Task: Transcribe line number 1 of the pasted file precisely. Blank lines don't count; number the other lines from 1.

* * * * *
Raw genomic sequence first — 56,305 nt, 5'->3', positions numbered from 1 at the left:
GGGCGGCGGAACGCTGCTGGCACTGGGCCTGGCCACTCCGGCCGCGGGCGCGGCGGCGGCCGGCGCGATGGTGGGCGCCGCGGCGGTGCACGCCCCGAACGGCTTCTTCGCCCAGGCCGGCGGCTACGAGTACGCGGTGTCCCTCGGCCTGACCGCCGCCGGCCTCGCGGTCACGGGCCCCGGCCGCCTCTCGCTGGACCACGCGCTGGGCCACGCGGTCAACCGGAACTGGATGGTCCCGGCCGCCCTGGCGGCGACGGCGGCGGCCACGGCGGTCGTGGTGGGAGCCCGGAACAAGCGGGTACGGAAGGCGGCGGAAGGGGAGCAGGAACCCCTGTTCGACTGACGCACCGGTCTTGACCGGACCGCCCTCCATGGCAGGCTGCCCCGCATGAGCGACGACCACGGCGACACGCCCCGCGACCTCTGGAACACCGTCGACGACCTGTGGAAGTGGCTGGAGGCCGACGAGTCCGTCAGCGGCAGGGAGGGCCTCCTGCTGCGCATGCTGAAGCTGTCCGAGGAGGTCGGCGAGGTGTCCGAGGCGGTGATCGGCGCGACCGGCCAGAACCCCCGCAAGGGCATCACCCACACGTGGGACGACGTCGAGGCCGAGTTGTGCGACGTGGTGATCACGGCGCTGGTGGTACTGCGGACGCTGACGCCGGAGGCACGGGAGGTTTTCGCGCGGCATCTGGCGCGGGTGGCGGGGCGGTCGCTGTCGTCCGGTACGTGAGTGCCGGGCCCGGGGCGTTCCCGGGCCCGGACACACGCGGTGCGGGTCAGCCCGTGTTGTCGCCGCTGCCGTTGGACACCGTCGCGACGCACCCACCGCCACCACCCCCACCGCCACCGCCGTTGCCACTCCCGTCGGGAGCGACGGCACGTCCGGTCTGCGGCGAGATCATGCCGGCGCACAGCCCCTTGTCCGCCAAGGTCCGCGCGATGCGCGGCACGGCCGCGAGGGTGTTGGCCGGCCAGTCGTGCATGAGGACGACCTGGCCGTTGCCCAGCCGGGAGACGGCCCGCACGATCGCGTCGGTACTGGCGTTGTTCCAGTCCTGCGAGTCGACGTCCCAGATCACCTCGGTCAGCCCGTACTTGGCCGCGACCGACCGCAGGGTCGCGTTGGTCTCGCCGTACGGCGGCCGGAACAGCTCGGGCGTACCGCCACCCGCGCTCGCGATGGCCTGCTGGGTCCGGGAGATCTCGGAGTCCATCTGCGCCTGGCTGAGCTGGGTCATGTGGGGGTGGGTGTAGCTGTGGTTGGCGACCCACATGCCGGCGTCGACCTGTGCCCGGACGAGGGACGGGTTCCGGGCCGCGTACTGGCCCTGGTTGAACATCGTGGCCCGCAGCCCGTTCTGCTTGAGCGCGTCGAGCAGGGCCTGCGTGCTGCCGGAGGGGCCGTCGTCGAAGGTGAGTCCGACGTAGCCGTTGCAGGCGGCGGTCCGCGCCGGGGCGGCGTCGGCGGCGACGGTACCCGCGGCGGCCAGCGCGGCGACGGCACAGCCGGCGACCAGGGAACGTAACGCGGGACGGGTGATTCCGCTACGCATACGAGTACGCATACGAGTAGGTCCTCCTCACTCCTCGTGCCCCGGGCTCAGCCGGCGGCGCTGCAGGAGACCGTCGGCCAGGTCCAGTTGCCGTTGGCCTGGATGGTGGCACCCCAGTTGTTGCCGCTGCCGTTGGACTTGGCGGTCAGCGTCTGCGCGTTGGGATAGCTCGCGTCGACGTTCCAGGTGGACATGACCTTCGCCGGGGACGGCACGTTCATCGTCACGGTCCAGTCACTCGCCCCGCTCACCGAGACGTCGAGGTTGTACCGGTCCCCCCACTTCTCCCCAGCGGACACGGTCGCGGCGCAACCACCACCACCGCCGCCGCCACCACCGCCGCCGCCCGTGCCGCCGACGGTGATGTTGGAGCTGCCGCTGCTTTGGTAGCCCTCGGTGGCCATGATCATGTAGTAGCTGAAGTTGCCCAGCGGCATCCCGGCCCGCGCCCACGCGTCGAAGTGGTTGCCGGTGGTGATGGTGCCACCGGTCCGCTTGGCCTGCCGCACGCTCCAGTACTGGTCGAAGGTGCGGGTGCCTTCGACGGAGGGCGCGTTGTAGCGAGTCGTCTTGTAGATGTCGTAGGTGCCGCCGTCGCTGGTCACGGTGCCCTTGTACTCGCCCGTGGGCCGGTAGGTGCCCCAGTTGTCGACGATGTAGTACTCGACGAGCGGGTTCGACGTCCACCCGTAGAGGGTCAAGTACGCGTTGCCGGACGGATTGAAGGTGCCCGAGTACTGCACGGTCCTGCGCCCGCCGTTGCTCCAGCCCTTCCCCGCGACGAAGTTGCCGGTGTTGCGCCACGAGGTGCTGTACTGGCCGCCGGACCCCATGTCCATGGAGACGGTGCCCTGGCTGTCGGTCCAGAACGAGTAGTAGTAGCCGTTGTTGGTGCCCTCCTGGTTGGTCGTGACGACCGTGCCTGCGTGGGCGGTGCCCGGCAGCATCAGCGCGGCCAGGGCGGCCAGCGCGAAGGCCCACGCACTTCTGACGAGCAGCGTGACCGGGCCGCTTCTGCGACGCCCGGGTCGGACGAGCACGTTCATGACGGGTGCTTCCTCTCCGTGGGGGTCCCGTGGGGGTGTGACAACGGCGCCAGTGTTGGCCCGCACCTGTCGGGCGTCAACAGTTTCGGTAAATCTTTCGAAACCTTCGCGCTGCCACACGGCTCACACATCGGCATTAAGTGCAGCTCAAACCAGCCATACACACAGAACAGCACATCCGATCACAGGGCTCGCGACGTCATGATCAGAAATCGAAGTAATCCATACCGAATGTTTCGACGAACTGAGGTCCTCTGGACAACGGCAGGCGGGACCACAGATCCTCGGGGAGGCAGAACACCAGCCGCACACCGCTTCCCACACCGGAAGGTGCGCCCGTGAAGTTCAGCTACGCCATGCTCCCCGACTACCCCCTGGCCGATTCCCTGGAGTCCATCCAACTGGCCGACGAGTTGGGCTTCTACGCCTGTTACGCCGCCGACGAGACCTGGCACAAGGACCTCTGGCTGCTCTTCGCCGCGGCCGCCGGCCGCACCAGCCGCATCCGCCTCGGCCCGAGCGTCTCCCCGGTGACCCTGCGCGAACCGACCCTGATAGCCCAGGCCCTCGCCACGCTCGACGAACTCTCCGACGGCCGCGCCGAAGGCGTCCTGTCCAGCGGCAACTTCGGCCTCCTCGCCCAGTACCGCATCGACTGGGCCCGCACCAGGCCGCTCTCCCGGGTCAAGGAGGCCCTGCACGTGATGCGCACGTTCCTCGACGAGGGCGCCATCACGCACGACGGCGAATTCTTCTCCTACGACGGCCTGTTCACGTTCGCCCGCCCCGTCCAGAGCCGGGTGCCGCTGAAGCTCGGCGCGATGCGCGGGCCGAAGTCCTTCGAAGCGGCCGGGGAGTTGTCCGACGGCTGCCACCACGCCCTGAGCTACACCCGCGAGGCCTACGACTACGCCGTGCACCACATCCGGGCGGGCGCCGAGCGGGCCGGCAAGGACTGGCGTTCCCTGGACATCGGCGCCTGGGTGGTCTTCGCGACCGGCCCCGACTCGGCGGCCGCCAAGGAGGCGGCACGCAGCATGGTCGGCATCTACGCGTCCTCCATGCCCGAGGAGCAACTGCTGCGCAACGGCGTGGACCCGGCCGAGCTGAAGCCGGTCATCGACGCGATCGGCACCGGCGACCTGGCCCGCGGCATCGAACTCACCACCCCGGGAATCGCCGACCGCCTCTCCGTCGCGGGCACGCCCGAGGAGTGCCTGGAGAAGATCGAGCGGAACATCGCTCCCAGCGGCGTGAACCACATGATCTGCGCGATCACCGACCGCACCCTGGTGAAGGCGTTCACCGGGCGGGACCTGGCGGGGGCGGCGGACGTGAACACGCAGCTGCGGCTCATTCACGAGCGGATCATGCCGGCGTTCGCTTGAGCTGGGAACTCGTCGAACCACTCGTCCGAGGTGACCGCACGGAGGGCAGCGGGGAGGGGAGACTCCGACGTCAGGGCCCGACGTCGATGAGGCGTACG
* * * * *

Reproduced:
Raw genomic sequence first — 56,305 nt, 5'->3', positions numbered from 1 at the left: